Media Effects On Children Essay, Research Paper
Television and other media have major influences on the modifiable children of today; nevertheless, the gradual mind-manipulation process is often neglected. For teenagers, peers can play a powerful role; but the media, too, often influences them. Unhealthy attitudes learned from the media during childhood may be put into action during adolescence, with adverse consequences. Although there remains considerable controversy about the media and their effects on human behavior, much information is already known, either directly through research or intuitively.
Television is by far the most significant medium by time criteria alone. American children and adolescents spend twenty-two to twenty-eight hours per week viewing television–more time than any other activity except sleeping (Bandera 98). However, the real question is, What, exactly, are media teaching children? Given the sheer amount of time that American young people spend with this medium, one might think that its influence would be a forgone conclusion. Nevertheless, to date, television remains dismissed by many observers as “mere entertainment” or “fantasy.” Unfortunately, children and adolescents do not view it as either. Perhaps many adults are quick to decline the influence of television because they do not want to admit that they, too, have been influenced by it. For children, television represents the real world and gives secret glimpses of teenage and adult behavior, which appears attractive to curious minds.
The role-modeling aspect of television, although frequently overlooked, is crucial to understanding its influence. Children, in particular, learn to behave by imitating attractive role models, include those present on the screen of their living room as well. Contrary to popular belief, people rarely imitate what they see in the media immediately and directly. Rather, television exerts a far more subtle and insidious effect by shaping viewers’ attitudes and perception of social norms (Rockwell). One group of researchers refers to this as “stalagmite effects–cognitive deposits built up almost imperceptibly from the drip-drip-drip of television’s electronic limewater” (Gerber 135). For example, television may offer older children and younger adolescents scripts about gender roles, conflict resolution, and patterns of courtship and sexual gratification that they may be unable to observe anywhere else.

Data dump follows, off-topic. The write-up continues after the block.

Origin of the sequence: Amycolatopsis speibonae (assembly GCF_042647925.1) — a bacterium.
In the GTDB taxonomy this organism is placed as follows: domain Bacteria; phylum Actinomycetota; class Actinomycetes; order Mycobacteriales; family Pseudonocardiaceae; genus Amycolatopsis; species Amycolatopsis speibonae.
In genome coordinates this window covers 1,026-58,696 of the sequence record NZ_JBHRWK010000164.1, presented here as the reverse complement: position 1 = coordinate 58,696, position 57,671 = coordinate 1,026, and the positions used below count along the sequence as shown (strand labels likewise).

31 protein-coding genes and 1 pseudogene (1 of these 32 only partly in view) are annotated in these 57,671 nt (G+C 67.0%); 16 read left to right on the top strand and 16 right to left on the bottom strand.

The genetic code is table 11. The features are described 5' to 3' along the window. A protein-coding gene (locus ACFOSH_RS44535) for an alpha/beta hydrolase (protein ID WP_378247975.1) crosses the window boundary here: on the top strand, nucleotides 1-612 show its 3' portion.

America’s apparent love affair with guns is frequently played out on prime-time television. At the same time that there has been an increase in the number of reported violent acts directed at children, there has been an increase in the amount and severity of violent acts observed by children through the media, including television, movies, computer games, and videotapes, and an increase in the manufacture and distribution of weapon-like toys and other products directly linked to violent programming. During early childhood, the foundation is laid for future social, emotional, cognitive, and physical development. During this formative period, young children are particularly vulnerable to negative influences. In most instances, children have no control over the environmental messages they receive. Up until age seven or eight, children have great difficulty distinguishing fantasy from reality (Dietz 27), and their ability to comprehend nuances of behavior, motivation, or moral complexity is limited. For instance, researchers found that the youngsters who watched the Batman and Superman cartoons were more physically active, both in the classroom and on the playground. Also, they were more likely to get into fights and scrapes with each other, play roughly with toys, break toys, snatch toys from others, and get into little altercations. (Dietz 30) This special vulnerability of children necessitates increased vigilance to protect them from potentially negative influences. Moreover, sufficient evidence has convinced psychological researchers that there is a long-term effect of early violence viewing on later aggressive behavior.
Nowadays, children are growing up in a society of ever-increasing racial and ethnic diversity. While diversity is seen in many children’s lives, the question remains whether this diversity is reproduced in the media. Children’s television is dominated by white male figures, who represent seventy-five to ninety percent of all characters (Barson 114). In addition, cartoons are rich in stereotypes, with villains usually possessing nonwhite features and speaking in foreign accents. For children who are trying to figure out their place in the adult world, they often identify their social units through media. Through the channel media, innocent children are somewhat influenced to think that race links with personal worth, intelligence, eligibility for friendship and marriage, and a host of other traits (Healey 24). For example, given to an African American girl the choices of Barbie dolls among different ethnicity, the girl picked white because it is prettier. Because of media, the picture of blacks as criminals and whites as heroes has become a symbol, and the image is existentially bonded to the thoughts of children.
The nation s children and adolescents are consuming media images in steadily increasing numbers, and they will soon settle as the prevalent audience for every media distribution. Heavy consumers of television may begin to believe that the world is a more brutal place than it really is. While violence and prejudice are acceptable, the media have gradually molded the stereotypes of cultural and ethical norm in the minds of children. It is their hearts, minds, and souls, that are the most conscious and the most vulnerable to the power of this medium.